At an instinctual level, trained scientists find theism intuitive
A 2013 study indicates that even trained scientists instinctively tend to find purpose in nature, having “teleological tendencies.”
- ScienceDaily: “…even professional chemists, geologists, and physicists from major universities such as Harvard, MIT, and Yale cannot escape a deep-seated belief that natural phenomena exist for a purpose... when scientists are required to think under time pressure, an underlying tendency to find purpose in nature is revealed. ...the human mind has a robust default preference for purpose-based explanation that persists from early in development. … the researchers asked a group of physical scientists from top-ranked American universities to judge explanations such as 'Trees produce oxygen so that animals can breathe' or 'The Earth has an ozone layer in order to protect it from UV light' under speeded conditions so they had little time to reflect on their answers.” [Even Professional Scientists Are Compelled to See Purpose in Nature, Psychologists Find (08/12): Online].
- Kelemen D, Rottman J, Seston R.: “…prior research provides reasons to suspect that this explanatory form may represent a default explanatory preference. …In Study 2, we explored this further and found that the teleological tendencies of professional scientists did not differ from those of humanities scholars.” [“Professional physical scientists display tenacious teleological tendencies: Purpose-based reasoning as a cognitive default.” Journal of Experimental Psychology: General 142(4) (2013): 1074-83.]
Most all atheists find theism intuitive at some base level
For example, a 2013 study indicates that daring God causes atheists stress/sweat.
- Marjaana Lindemana, Bethany Heywood, Tapani Riekkia Tommi Makkonena: “We examined whether atheists exhibit evidence of emotional arousal when they dare God to cause harm to themselves and their intimates. In Study 1, the participants (16 atheists, 13 religious individuals) read aloud 36 statements of three different types: God, offensive, and neutral. In Study 2 (N = 19 atheists), ten new stimulus statements were included in which atheists wished for negative events to occur. The atheists did not think the God statements were as unpleasant as the religious participants did in their verbal reports. However, the skin conductance level showed that asking God to do awful things was equally stressful to atheists as it was to religious people and that atheists were more affected by God statements than by wish or offensive statements. The results imply that atheists' attitudes towards God are ambivalent in that their explicit beliefs conflict with their affective response.” [“Atheists become emotionally aroused when daring God to do terrible things.” International Journal for the Psychology of Religion 24(2) (2013): 124-132.]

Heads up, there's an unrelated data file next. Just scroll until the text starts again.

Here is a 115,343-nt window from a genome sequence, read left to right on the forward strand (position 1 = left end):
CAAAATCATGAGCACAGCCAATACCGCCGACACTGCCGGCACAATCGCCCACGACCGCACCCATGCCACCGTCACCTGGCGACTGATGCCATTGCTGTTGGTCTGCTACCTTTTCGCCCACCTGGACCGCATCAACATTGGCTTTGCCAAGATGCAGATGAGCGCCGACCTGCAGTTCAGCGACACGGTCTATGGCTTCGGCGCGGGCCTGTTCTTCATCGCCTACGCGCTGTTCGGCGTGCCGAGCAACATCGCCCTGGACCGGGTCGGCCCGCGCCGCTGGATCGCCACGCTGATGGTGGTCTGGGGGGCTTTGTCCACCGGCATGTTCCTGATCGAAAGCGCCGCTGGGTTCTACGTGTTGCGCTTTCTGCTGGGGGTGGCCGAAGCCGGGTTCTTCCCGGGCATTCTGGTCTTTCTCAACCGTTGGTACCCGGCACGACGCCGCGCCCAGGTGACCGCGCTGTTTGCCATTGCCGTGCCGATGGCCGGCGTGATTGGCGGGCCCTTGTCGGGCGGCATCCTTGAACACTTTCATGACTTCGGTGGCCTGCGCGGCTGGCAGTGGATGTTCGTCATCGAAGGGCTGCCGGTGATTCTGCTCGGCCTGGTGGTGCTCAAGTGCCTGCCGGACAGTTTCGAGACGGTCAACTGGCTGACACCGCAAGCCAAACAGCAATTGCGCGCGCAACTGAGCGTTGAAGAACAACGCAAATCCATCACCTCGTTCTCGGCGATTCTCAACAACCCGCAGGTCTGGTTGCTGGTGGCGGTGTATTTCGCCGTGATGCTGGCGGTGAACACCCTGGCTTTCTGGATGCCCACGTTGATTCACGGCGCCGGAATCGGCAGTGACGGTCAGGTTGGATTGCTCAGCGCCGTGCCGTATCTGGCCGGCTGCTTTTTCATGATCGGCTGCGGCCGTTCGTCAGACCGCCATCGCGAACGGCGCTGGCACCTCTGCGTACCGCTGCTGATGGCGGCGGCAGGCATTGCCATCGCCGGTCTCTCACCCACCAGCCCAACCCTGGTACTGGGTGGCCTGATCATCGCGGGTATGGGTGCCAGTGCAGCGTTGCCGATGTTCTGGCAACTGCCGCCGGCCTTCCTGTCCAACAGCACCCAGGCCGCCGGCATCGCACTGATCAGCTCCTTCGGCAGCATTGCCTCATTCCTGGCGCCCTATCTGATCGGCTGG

The “The Cognition, Religion, and Theology Project” results indicate that humans cross-culturally, from childhood, find theism/theistic-design intuitively compelling
People with a more intuitive thinking style tend to have a stronger presupposition in favor of theism.
Note: By “intuitive,” the following researchers mean “judgments made with little effort based on automatic processes.”
- Amitai Shenhav, David Rand, Joshua Greene: “Some have argued that belief in God is intuitive, a natural (by-)product of the human mind given its cognitive structure and social context. If this is true, the extent to which one believes in God may be influenced by one's more general tendency to rely on intuition versus reflection. Three studies support this hypothesis, linking intuitive cognitive style to belief in God.”
- Study 1 showed that individual differences in cognitive style predict belief in God. Participants completed the Cognitive Reflection Test (CRT; Frederick, 2005), which employs math problems that, although easily solvable, have intuitively compelling incorrect answers. Participants who gave more intuitive answers on the CRT reported stronger belief in God. This effect was not mediated by education level, income, political orientation, or other demographic variables.
- Study 2 showed that the correlation between CRT scores and belief in God also holds when cognitive ability (IQ) and aspects of personality were controlled. Moreover, both studies demonstrated that intuitive CRT responses predicted the degree to which individuals reported having strengthened their belief in God since childhood, but not their familial religiosity during childhood, suggesting a causal relationship between cognitive style and change in belief over time.
- Study 3 revealed such a causal relationship over the short term: Experimentally inducing a mindset that favors intuition over reflection increases self-reported belief in God.” [“Divine intuition: Cognitive Style Influences Belief in God”, J Exp Psychol Gen. 141(3) (2012): 423-8.]
There are many people in the world who lack belief in God or gods.
But, so what? Couldn't it simply be that…
Some people assert that they don't find theism intuitive.
But, so what? Couldn't it simply be that…